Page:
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Music Reviews : Japanese Philharmonic Orchestra of Los Angeles

February 24, 1989|BRUCE BURROUGHS

The Japanese Philharmonic Orchestra of Los Angeles traditionally offers theme programs. Thus, Wednesday night's annual Dorothy Chandler Pavilion appearance constituted a "Goodwill Concert between U.S.-Japan."

Conductor Akira Kikukawa paired Japanese violinist Yoshio Unno and American cellist Nathaniel Rosen in Brahms' Double Concerto. The Violin Concerto No.1 (1963) by Yuzo Toyama got a hearing, but no American music turned up.

Inconsistency ruled the evening. The orchestra produced fine moments side-by-side with bizarre harmonic and ensemble contretemps. A slow, rather logy go at Liszt's "Les Preludes," for example, found the brass in firm fettle, winds capable and cellos united in pitch-true songfulness.

But even if the high strings had agreed in intonation, the whole would still have fallen short of the sum of its parts. Staggered attacks prevailed, each section playing well enough with itself, but often in unbidden syncopation with the others.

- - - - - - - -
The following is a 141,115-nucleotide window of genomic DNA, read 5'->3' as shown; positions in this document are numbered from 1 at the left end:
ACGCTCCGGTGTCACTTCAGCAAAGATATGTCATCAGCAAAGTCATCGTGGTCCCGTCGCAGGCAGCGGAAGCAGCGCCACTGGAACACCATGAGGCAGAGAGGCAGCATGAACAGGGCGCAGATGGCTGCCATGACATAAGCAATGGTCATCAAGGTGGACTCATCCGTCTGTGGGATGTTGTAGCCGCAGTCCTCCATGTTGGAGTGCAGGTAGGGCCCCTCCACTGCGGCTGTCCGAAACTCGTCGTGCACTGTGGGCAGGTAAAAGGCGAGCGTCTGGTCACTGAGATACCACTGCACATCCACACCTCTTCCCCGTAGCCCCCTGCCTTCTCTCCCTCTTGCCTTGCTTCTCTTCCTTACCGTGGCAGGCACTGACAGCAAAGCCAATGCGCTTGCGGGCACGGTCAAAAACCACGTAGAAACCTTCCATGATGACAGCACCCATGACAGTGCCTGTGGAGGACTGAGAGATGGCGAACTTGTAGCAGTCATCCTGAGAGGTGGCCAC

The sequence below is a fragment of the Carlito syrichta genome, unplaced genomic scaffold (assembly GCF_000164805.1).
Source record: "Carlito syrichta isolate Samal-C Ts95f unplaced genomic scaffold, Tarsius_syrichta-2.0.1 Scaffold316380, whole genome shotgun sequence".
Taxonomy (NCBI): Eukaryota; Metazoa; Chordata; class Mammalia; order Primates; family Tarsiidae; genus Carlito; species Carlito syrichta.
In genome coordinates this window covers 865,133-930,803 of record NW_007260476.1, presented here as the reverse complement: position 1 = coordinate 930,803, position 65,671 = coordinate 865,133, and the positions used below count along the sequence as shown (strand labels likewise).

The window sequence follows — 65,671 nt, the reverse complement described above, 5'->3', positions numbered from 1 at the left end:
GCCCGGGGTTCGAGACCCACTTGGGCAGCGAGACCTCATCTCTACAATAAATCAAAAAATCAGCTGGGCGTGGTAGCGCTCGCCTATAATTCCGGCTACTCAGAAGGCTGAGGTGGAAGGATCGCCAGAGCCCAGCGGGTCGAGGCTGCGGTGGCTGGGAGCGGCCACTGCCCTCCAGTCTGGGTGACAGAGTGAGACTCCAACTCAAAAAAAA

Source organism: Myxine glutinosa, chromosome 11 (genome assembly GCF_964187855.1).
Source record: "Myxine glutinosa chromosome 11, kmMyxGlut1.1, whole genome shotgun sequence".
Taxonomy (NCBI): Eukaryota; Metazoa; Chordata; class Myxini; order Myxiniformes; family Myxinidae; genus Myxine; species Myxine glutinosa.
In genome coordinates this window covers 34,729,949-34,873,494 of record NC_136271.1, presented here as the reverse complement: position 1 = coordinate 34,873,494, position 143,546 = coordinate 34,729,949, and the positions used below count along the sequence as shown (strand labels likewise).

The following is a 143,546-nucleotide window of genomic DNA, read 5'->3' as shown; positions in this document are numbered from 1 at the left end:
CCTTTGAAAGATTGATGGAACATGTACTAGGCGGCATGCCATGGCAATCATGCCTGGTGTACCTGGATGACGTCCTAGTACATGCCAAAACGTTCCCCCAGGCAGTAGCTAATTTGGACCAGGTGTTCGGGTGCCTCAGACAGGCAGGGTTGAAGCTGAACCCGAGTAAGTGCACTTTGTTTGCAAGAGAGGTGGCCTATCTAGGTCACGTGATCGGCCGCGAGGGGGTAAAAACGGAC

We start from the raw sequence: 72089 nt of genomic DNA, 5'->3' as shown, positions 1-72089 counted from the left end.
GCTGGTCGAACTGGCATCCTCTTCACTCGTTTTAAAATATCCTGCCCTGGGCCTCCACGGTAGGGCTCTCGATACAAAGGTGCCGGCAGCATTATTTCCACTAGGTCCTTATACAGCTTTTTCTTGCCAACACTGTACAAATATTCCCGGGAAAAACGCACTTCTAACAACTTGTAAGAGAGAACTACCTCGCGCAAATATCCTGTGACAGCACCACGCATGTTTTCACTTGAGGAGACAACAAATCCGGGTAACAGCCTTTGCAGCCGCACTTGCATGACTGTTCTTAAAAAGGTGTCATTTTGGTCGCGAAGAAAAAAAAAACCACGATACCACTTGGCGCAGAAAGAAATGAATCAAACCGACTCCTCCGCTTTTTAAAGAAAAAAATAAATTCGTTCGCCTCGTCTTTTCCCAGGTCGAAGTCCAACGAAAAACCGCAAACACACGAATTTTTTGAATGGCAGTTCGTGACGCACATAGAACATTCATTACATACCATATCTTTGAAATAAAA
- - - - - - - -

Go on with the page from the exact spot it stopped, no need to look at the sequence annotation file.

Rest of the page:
Unno's impressive pyrotechnics and warm lyricism carried Toyama's concerto. The work begins with a difficult extended solo which commanded rapt attention. Thereafter, the composer waffles wanly between Oriental and Occidental modalities, and his orchestral requirements (especially of rhythmic intricacy) eluded this group persistently.

Unno and Rosen (he of the big, burnished tone) served up a rousing Brahms Double Concerto, reveling in its polyphony and sculpting all those echoing "anything-you-can-do-I-can-do-better" phrases with eloquent urgency. Welcome orchestral accuracy materialized here, too, adding to the glow.

To open, Kikukawa led a messy but heartfelt reading of Ravel's "Pavane pour une infante defunte," in memory of Emperor Hirohito.

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